In June last year the British people voted to leave the European Union.
All the UK Unions affiliated to IndustriALL supported and campaigned to remain in the EU.
We understood the implications for our members of a decision to leave the EU, notably in manufacturing and energy and we explained our views to members and the public.
Since that time we have heard arguments, particularly among the Right Wing media as to why leaving the EU would make little difference to the UK – and indeed some even argue leaving the EU would be beneficial to jobs, investment, trade and future employment.
They couldn’t be further from the truth.
Whilst the UK voted to leave the EU the people didn’t vote to crash and damage the economy or create massive uncertainty or to see their jobs destroyed.
President, there are many reasons why people voted to leave the EU but it has come down to the question of immigration and the free movement of labour.
During the referendum campaign the UK Unions argued that leaving the Single Market would be damaging, leaving the Customs Union would inflict massive problems on the economy, that investment decisions would be put on hold, that skilled workers from the EU would look to leave the UK, that worker’s rights would be damaged.
Many Trade Union comrades from across Europe have asked me and other colleagues has the UK taken leave of its senses?
Well unfortunately people did believe the leave campaign propaganda that immigration would be clamped down on, that money saved from not being a member of the EU could be spent on the National Health Service, that travelling across Europe and working in the EU would continue without any problems and that we didn’t need to rely on the EU to negotiate Trade Agreements – we could do it all ourselves and that countries would be queuing up to make Trade Agreements with us.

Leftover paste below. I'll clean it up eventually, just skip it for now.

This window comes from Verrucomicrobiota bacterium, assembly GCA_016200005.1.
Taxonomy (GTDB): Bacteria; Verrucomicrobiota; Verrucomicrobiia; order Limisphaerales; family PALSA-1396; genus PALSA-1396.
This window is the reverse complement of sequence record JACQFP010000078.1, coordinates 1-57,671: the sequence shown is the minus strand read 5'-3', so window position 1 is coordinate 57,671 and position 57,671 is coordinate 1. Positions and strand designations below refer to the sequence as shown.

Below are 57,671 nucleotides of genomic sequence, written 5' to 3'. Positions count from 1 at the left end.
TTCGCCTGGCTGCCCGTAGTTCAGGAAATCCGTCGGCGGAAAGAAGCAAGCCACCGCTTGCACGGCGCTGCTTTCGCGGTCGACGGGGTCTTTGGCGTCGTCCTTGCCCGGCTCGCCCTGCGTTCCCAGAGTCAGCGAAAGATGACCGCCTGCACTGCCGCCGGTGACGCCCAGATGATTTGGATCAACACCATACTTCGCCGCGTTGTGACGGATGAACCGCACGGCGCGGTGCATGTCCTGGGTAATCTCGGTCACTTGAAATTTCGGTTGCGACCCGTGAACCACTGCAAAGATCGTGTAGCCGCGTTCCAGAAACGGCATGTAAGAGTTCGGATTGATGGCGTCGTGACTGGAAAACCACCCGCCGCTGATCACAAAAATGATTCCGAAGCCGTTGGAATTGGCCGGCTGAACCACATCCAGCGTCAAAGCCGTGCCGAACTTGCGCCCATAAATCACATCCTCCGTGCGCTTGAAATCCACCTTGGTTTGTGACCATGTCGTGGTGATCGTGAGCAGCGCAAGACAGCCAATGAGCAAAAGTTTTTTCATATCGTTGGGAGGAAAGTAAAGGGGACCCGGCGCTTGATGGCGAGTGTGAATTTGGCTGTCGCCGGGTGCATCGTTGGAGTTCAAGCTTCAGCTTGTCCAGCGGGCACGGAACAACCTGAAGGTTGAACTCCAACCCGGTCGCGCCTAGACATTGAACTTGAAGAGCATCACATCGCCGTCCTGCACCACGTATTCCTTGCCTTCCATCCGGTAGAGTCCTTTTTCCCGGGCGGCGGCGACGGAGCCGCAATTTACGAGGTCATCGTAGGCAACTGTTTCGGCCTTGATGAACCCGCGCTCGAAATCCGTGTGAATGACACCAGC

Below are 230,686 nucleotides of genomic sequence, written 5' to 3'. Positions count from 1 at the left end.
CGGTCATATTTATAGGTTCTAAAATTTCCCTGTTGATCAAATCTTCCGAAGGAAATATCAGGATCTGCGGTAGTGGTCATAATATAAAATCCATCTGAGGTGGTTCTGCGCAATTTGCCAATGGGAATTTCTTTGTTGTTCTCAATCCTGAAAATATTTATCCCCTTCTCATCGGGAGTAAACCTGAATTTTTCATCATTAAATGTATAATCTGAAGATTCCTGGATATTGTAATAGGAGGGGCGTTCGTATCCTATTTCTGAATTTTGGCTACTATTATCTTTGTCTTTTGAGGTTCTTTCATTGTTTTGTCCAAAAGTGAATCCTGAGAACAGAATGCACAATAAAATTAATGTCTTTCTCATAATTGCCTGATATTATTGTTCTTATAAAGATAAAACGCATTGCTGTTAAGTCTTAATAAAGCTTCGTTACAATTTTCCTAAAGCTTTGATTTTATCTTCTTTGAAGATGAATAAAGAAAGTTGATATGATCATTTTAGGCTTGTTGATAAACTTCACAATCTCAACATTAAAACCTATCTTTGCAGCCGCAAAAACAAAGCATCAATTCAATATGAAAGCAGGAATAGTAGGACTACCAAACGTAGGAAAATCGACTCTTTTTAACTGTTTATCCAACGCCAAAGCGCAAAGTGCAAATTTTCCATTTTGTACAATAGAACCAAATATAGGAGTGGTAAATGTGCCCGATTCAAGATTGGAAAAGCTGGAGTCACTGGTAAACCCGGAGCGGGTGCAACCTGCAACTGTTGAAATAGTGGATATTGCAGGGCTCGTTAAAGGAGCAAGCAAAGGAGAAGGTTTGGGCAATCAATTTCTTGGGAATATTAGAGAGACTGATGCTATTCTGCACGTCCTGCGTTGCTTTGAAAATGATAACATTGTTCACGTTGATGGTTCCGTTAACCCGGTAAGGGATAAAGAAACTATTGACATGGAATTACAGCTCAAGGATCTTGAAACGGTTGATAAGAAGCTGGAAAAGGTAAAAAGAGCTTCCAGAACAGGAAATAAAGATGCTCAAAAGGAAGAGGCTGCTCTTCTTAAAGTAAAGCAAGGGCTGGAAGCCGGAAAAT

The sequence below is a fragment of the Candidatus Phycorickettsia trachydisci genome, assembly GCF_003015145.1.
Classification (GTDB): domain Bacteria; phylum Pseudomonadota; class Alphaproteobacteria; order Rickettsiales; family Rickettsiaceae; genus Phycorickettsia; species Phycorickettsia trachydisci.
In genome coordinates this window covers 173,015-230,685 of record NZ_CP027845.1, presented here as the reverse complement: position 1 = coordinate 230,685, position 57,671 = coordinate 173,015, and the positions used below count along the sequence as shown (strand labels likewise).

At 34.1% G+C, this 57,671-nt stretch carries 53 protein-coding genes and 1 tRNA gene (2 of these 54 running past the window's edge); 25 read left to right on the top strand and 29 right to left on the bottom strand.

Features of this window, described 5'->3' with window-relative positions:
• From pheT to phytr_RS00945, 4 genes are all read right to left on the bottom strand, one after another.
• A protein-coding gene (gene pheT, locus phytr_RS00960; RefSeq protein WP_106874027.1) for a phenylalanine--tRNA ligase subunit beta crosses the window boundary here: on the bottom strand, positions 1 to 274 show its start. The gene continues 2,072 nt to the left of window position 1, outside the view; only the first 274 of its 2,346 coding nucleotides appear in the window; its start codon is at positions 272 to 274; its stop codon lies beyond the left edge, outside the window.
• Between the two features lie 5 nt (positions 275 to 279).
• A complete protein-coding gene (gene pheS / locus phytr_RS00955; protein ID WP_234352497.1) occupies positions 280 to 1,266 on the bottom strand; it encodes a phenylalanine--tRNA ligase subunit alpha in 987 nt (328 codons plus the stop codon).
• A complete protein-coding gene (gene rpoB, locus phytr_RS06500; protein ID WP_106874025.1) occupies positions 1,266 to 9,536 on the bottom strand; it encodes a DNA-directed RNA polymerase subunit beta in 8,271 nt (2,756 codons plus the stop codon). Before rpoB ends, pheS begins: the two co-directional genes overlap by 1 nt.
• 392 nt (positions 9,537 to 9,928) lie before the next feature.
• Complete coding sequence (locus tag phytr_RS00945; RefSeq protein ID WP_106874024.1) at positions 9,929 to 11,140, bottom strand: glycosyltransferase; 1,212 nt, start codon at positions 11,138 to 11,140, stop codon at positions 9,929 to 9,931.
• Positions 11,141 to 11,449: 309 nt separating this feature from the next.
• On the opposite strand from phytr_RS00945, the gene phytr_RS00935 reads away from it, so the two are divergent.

Unfortunately there are still those people who believe this. People say that having made the decision we should simply “get on with it”.
You will have seen statements from the Conservative Government Minister that the EU 27 would have no choice but to reach an agreement on the UK’s terms and that if they failed to do so, Mrs May said they would turn the UK into an “offshore low wage, low tax economy”.
The British people certainly didn’t vote for such stupidity.
Late last year Unite produced this booklet, “Brexit on our Terms”, which sets out our strategy for securing a Brexit that works for ordinary people.
I have to say that we have had significant demand for the booklet which has been well received, not just by our members but employers within the manufacturing sector.